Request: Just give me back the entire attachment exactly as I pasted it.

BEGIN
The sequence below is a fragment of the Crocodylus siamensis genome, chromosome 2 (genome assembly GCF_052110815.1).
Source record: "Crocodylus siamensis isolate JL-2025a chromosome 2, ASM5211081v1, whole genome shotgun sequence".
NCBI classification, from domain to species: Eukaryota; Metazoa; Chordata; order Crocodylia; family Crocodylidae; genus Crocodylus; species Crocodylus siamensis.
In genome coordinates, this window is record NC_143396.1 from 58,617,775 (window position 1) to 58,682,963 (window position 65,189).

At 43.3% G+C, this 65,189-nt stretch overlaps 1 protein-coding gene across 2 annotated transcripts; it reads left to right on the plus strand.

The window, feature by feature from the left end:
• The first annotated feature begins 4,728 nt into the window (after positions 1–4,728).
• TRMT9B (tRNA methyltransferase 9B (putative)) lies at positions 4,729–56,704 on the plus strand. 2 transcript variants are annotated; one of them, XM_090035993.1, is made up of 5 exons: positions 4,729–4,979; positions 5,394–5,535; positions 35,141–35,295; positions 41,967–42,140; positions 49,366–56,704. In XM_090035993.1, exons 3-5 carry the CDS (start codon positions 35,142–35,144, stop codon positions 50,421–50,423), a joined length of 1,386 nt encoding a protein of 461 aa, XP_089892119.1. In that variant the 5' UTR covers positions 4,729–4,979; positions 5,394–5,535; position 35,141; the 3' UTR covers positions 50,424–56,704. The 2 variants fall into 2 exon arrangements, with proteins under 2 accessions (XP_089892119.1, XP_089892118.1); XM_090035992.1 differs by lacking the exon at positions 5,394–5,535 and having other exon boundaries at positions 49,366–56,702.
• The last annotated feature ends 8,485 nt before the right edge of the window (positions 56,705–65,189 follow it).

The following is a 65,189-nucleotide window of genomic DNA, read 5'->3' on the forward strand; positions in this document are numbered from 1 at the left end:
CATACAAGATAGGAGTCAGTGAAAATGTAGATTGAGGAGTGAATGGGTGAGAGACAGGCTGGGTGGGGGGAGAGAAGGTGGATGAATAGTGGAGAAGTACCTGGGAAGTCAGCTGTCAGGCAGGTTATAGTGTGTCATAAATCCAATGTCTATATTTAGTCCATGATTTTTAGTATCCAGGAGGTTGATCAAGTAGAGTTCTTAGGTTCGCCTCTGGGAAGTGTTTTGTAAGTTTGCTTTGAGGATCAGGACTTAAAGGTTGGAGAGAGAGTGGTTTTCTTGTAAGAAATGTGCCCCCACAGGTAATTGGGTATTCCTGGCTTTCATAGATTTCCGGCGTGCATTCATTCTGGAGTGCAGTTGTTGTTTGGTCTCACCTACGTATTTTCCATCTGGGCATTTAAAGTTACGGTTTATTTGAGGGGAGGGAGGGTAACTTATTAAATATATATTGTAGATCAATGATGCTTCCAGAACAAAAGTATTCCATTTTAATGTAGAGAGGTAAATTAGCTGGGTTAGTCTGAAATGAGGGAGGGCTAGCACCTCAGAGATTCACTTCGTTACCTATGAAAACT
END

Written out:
The sequence below is a fragment of the Crocodylus siamensis genome, chromosome 2 (genome assembly GCF_052110815.1).
Source record: "Crocodylus siamensis isolate JL-2025a chromosome 2, ASM5211081v1, whole genome shotgun sequence".
NCBI classification, from domain to species: Eukaryota; Metazoa; Chordata; order Crocodylia; family Crocodylidae; genus Crocodylus; species Crocodylus siamensis.
In genome coordinates, this window is record NC_143396.1 from 58,617,775 (window position 1) to 58,682,963 (window position 65,189).

At 43.3% G+C, this 65,189-nt stretch overlaps 1 protein-coding gene across 2 annotated transcripts; it reads left to right on the plus strand.

The window, feature by feature from the left end:
• The first annotated feature begins 4,728 nt into the window (after positions 1–4,728).
• TRMT9B (tRNA methyltransferase 9B (putative)) lies at positions 4,729–56,704 on the plus strand. 2 transcript variants are annotated; one of them, XM_090035993.1, is made up of 5 exons: positions 4,729–4,979; positions 5,394–5,535; positions 35,141–35,295; positions 41,967–42,140; positions 49,366–56,704. In XM_090035993.1, exons 3-5 carry the CDS (start codon positions 35,142–35,144, stop codon positions 50,421–50,423), a joined length of 1,386 nt encoding a protein of 461 aa, XP_089892119.1. In that variant the 5' UTR covers positions 4,729–4,979; positions 5,394–5,535; position 35,141; the 3' UTR covers positions 50,424–56,704. The 2 variants fall into 2 exon arrangements, with proteins under 2 accessions (XP_089892119.1, XP_089892118.1); XM_090035992.1 differs by lacking the exon at positions 5,394–5,535 and having other exon boundaries at positions 49,366–56,702.
• The last annotated feature ends 8,485 nt before the right edge of the window (positions 56,705–65,189 follow it).

The following is a 65,189-nucleotide window of genomic DNA, read 5'->3' on the forward strand; positions in this document are numbered from 1 at the left end:
CATACAAGATAGGAGTCAGTGAAAATGTAGATTGAGGAGTGAATGGGTGAGAGACAGGCTGGGTGGGGGGAGAGAAGGTGGATGAATAGTGGAGAAGTACCTGGGAAGTCAGCTGTCAGGCAGGTTATAGTGTGTCATAAATCCAATGTCTATATTTAGTCCATGATTTTTAGTATCCAGGAGGTTGATCAAGTAGAGTTCTTAGGTTCGCCTCTGGGAAGTGTTTTGTAAGTTTGCTTTGAGGATCAGGACTTAAAGGTTGGAGAGAGAGTGGTTTTCTTGTAAGAAATGTGCCCCCACAGGTAATTGGGTATTCCTGGCTTTCATAGATTTCCGGCGTGCATTCATTCTGGAGTGCAGTTGTTGTTTGGTCTCACCTACGTATTTTCCATCTGGGCATTTAAAGTTACGGTTTATTTGAGGGGAGGGAGGGTAACTTATTAAATATATATTGTAGATCAATGATGCTTCCAGAACAAAAGTATTCCATTTTAATGTAGAGAGGTAAATTAGCTGGGTTAGTCTGAAATGAGGGAGGGCTAGCACCTCAGAGATTCACTTCGTTACCTATGAAAACT